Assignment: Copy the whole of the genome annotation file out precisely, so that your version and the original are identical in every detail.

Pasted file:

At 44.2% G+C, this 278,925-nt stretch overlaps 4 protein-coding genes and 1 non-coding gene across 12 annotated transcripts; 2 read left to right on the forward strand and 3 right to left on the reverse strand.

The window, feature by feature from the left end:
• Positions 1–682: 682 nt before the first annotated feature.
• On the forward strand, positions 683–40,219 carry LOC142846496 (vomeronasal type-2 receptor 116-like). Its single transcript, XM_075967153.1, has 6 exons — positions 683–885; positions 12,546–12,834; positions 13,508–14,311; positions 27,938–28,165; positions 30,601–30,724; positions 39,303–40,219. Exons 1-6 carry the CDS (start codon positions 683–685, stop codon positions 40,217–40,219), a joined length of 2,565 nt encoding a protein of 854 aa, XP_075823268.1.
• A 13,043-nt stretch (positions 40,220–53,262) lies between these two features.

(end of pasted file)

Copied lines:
At 44.2% G+C, this 278,925-nt stretch overlaps 4 protein-coding genes and 1 non-coding gene across 12 annotated transcripts; 2 read left to right on the forward strand and 3 right to left on the reverse strand.

The window, feature by feature from the left end:
• Positions 1–682: 682 nt before the first annotated feature.
• On the forward strand, positions 683–40,219 carry LOC142846496 (vomeronasal type-2 receptor 116-like). Its single transcript, XM_075967153.1, has 6 exons — positions 683–885; positions 12,546–12,834; positions 13,508–14,311; positions 27,938–28,165; positions 30,601–30,724; positions 39,303–40,219. Exons 1-6 carry the CDS (start codon positions 683–685, stop codon positions 40,217–40,219), a joined length of 2,565 nt encoding a protein of 854 aa, XP_075823268.1.
• A 13,043-nt stretch (positions 40,220–53,262) lies between these two features.